Artery Research

Volume 18, Issue C, June 2017
Research Article

1. Retinal vascular calibers in contemporary patients with chronic systemic inflammatory diseases: The Greek REtinal Microcirculation (GREM) study

Evaggelia K. Aissopou, Athanase D. Protogerou, Theodore G. Papaioannou, Maria Tektonidou, Nikolaos Tentolouris, Panagiotis G. Theodossiadis, Coen D.A. Stehouwer, George D. Kitas, Petros P. Sfikakis
Pages: 1 - 6
Background: Chronic systemic inflammatory diseases (CSID) are associated with increased cardiovascular morbidity and mortality. Widening of retinal venular calibers has been independently associated with systemic inflammation and cardiovascular risk in the general population. We aimed to test the hypothesis...
Research Article

2. Differences in photoplethysmography morphological features and feature time series between two opposite emotions: Happiness and sadness

Fei Li, Licai Yang, Hongyu Shi, Chengyu Liu
Pages: 7 - 13
It has been well established that change in emotion state is associated with the change in physiological signals. This paper aimed to investigate the differences of finger photoplethysmography (PPG) morphological features and feature time series between happiness and sadness emotion states. Fifty-three...
Research Article

3. Viscoelastic mechanical measurement of the healthy and atherosclerotic human coronary arteries using DIC technique

Alireza Karimi, Ahmad Shojaei, Reza Razaghi
Pages: 14 - 21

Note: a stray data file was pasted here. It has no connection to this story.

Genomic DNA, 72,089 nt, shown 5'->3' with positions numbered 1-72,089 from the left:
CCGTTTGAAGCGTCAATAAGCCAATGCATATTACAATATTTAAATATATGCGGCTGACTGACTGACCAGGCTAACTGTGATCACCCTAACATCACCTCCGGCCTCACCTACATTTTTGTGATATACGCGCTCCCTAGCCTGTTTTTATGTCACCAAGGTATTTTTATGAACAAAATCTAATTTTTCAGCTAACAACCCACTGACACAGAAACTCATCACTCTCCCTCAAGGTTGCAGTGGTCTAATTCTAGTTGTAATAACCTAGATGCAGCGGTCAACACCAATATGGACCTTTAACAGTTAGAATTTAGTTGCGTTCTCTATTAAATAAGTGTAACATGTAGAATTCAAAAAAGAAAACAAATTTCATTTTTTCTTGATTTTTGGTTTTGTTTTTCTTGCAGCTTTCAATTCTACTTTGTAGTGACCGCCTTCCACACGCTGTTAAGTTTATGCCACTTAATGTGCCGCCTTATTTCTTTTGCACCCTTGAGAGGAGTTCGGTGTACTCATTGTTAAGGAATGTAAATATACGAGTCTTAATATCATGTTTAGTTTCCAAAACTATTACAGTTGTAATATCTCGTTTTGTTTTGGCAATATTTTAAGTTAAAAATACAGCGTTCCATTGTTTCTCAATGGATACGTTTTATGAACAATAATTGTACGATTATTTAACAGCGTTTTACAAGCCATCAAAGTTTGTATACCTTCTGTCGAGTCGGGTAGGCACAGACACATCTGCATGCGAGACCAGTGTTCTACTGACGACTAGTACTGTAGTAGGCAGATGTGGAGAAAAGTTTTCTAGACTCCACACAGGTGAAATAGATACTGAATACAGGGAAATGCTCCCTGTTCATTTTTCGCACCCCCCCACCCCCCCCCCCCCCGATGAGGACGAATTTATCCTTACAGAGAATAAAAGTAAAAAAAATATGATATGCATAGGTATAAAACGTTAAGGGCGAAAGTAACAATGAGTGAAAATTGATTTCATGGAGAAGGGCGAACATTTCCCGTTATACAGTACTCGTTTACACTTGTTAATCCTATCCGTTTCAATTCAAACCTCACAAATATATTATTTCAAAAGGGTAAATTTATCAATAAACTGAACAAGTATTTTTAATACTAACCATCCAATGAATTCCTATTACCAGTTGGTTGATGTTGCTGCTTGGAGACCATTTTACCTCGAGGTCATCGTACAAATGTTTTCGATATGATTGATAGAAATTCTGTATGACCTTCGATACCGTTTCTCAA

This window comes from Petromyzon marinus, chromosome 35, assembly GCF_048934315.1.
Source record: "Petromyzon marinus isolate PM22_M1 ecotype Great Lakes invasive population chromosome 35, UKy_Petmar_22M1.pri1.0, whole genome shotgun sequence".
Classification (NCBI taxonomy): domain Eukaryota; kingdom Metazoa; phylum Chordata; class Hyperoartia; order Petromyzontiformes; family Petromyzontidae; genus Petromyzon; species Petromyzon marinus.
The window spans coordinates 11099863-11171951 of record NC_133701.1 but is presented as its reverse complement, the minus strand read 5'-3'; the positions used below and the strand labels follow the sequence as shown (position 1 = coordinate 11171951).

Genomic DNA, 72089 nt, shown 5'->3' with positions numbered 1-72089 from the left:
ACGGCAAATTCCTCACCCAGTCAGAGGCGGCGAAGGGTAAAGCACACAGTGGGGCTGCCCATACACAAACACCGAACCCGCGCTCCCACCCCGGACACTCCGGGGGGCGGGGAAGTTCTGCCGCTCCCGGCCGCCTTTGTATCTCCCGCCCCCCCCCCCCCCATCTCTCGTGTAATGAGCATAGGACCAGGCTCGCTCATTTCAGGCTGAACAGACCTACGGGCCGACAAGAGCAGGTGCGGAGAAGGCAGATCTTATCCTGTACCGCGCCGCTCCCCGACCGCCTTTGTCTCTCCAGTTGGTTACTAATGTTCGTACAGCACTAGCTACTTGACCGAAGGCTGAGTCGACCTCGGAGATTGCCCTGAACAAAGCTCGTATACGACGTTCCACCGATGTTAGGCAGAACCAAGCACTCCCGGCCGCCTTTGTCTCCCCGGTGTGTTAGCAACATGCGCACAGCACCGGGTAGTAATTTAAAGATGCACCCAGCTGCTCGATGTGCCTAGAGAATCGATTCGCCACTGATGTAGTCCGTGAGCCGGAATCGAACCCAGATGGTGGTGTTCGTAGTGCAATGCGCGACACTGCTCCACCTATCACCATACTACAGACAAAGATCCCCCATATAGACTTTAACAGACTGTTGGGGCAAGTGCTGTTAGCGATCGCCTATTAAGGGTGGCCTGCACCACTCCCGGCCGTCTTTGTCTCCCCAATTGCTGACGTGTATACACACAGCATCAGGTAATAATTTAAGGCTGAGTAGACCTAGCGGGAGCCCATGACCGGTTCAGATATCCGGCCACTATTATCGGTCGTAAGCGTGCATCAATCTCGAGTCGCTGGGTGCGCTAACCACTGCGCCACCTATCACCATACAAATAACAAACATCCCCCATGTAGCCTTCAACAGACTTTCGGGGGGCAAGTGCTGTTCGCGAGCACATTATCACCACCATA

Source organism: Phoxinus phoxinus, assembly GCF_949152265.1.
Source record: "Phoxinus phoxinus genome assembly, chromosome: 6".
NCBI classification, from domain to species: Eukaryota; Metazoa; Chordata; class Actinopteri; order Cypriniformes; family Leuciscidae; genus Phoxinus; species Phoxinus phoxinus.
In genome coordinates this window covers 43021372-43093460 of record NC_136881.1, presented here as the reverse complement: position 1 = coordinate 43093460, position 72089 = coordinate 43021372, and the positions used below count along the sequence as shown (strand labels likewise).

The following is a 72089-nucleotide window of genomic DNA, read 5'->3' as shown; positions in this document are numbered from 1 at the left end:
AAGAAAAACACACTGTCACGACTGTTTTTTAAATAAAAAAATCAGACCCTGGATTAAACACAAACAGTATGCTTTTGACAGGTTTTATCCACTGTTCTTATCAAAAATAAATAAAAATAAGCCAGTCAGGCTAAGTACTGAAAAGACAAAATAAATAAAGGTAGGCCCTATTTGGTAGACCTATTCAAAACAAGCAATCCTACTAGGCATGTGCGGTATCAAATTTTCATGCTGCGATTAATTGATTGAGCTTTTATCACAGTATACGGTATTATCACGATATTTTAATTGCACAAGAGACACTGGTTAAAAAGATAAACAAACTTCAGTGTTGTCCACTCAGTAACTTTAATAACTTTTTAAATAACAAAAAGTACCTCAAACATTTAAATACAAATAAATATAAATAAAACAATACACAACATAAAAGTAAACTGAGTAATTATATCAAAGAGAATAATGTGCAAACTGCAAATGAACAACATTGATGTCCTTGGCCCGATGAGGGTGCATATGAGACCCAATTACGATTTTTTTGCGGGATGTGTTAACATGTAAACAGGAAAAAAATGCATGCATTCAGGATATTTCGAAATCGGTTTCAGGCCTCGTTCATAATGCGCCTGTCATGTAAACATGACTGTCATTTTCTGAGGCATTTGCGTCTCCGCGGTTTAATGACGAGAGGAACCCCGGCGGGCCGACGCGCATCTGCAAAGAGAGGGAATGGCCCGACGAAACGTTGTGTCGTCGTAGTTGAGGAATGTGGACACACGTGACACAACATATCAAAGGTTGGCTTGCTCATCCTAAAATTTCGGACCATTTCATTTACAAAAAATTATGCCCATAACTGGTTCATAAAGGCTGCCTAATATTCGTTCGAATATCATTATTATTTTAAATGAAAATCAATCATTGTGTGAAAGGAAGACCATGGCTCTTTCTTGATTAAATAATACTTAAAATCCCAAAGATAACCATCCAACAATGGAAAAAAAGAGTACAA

Purpose: Atherosclerotic is a specific form of vascular disease showed to be in charge of the 30% of mortalities in the United States alone. Many studies so far have been reported on the linear and nonlinear mechanical properties of the human and animal coronary arteries. However, the Quasilinear Viscoelastic...
Research Article

4. Noninvasive evaluation of varying pulse pressures in vivo using brachial sphymomanometry, applanation tonometry, and Pulse Wave Ultrasound Manometry

Ronny X. Li, Ada Ip, Elena Sanz-Miralles, Elisa E. Konofagou
Pages: 22 - 28
The routine assessment and monitoring of hypertension may benefit from the evaluation of arterial pulse pressure (PP) at more central locations (e.g. the aorta) rather solely at the brachial artery. Pulse Wave Ultrasound Manometry (PWUM) was previously developed by our group to provide direct, noninvasive...
Research Article

5. Estimation of maximal oxygen consumption and heart rate recovery using the Tecumseh sub-maximal step test and their relationship to cardiovascular risk factors

Alun D. Hughes, Nish Chaturvedi
Pages: 29 - 35
Background: Maximum aerobic capacity (VO2max) is associated with lower cardiovascular and total mortality. Step tests can be used to provide an estimate of (VO2max) in epidemiological or home-based studies. We compared different methods of estimation of VO2max and heart rate recovery and evaluated the...
Research Article

6. Endothelin 1 and endothelial dysfunction in children with idiopathic nephrotic syndrome

Venkatesh Arumugam, Abhijeet Saha, Manpreet Kaur, Kanika Kapoor, Nimisha Arora, Trayambak Basak, Shantanu Sengupta, Ajay Bhatt, Nitin Bharadwaj, Vineeta V. Batra, Ashish Datt Upadhyay
Pages: 36 - 40
Background: Endothelial dysfunction is the initial step for atherogenesis. Children with idiopathic nephrotic syndrome are at risk of endothelial dysfunction due to altered cholesterol metabolism which can lead to early atherosclerosis. Methods: In this analytical study with longitudinal follow up 25...
Research Article

7. Gut microbiota and vascular biomarkers in patients without clinical cardiovascular diseases

Daria Kashtanova, Olga Tkacheva, Anna Popenko, Lilit Egshatyan, Alexander Tyakht, Dmitry Alexeev, Yulia Kotovskaya, Ekaterina Plokhova, Sergey Boytsov
Pages: 41 - 48